Attacking the validity of selection patents


Katie Wang

The Canadian Federal Court of Appeal recently considered whether ‘invalid selection’ can be an independent ground for invalidating selection patents. Katie Wang looks at the implications.

The conclusion is not surprising: a selection patent will not receive special treatment. Its validity is vulnerable to attack on any of the grounds provided in the Patent Act. Accordingly, a determination that the conditions for a select patent have not been met does not constitute an independent basis upon which to attack the validity of the patent (Eli Lilly Canada Inc. v Novopharm Limited).

In this case, Eli Lilly commenced an action for patent infringement against Novopharm with respect to Lilly’s ‘113 patent. The ‘113 patent is a selection patent for the compound olanzapine (sold under the brand name Zyprexa), used to treat schizophrenia.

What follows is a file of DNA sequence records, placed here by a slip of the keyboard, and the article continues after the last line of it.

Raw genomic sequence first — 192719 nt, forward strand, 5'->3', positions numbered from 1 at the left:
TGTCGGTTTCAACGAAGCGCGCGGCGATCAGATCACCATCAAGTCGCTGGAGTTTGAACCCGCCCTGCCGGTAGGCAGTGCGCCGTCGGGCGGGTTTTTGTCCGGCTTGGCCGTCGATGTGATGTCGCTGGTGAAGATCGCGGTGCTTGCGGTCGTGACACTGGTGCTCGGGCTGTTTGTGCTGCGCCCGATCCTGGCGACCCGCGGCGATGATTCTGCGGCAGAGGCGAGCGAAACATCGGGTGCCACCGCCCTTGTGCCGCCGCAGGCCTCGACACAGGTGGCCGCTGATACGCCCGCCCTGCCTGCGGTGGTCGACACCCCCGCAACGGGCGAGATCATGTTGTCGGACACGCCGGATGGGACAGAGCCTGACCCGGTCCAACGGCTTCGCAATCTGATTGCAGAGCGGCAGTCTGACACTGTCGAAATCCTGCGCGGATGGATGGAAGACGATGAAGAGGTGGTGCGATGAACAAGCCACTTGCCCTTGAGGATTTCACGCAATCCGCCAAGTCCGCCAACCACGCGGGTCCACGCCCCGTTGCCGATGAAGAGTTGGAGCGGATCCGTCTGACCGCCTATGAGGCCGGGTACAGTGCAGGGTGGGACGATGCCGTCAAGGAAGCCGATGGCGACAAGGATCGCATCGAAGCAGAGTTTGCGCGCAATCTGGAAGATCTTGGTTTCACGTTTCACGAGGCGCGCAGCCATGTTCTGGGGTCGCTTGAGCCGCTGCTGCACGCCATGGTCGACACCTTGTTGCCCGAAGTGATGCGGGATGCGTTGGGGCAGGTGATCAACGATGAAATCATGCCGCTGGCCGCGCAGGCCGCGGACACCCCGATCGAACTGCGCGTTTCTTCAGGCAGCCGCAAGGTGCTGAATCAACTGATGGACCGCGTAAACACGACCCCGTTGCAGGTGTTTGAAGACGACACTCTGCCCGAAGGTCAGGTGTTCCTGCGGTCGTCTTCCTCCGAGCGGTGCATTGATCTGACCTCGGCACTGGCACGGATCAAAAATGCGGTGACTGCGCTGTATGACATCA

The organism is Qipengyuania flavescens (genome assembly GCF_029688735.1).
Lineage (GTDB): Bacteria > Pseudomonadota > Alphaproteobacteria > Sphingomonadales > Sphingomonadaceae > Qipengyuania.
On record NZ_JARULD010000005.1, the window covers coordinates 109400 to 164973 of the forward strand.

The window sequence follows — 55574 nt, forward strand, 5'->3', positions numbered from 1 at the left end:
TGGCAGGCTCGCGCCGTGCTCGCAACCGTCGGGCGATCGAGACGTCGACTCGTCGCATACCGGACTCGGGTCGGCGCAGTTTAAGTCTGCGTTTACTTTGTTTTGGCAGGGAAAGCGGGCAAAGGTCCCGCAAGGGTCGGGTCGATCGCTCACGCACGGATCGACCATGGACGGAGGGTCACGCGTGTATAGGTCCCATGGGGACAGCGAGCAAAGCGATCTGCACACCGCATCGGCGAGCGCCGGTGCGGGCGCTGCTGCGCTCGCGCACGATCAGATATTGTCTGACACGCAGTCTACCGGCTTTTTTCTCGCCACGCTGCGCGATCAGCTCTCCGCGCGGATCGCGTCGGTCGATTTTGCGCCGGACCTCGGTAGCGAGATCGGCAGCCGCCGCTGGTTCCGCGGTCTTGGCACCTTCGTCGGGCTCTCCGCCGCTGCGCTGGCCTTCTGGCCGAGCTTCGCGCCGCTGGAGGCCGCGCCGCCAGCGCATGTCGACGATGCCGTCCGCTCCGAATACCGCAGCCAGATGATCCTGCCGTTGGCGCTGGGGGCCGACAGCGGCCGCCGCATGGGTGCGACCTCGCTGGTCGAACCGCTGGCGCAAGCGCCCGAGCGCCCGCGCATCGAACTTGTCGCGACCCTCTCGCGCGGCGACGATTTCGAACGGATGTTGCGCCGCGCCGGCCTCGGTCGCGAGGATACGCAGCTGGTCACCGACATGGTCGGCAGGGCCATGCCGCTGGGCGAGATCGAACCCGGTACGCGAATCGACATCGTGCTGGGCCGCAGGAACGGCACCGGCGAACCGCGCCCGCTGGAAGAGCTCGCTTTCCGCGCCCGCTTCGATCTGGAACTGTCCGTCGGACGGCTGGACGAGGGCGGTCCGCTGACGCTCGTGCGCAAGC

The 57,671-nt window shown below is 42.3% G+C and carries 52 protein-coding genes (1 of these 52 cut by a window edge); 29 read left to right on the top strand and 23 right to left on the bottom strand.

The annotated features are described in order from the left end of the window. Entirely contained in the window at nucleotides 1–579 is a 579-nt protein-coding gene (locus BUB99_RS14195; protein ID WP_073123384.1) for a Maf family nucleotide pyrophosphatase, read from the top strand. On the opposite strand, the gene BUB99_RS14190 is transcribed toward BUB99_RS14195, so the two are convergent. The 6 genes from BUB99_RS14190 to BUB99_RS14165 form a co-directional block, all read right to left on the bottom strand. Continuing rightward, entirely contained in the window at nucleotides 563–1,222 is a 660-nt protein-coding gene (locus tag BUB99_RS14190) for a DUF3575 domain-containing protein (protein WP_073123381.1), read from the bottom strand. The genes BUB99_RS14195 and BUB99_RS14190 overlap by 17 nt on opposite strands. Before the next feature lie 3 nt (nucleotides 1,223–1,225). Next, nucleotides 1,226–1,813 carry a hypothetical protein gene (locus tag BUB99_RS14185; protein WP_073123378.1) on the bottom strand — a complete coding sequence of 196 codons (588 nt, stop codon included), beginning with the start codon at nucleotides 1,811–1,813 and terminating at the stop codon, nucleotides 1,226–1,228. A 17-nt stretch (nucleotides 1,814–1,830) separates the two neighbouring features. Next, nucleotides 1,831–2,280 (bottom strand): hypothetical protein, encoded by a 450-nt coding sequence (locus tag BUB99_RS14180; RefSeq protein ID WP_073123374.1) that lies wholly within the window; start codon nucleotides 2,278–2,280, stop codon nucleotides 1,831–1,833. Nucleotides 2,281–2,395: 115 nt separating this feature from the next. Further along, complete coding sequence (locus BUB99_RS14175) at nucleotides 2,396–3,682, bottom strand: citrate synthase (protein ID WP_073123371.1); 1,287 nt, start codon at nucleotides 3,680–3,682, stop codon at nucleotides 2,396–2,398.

Novopharm defended the infringement allegation made against it and counterclaimed on the ground that the ‘113 patent was not a valid selection patent. Novopharm’s other grounds included, inter alia, anticipation, double patenting and obviousness.

invalid selection, Canada Patent Act, Novopharm, pharmaceuticals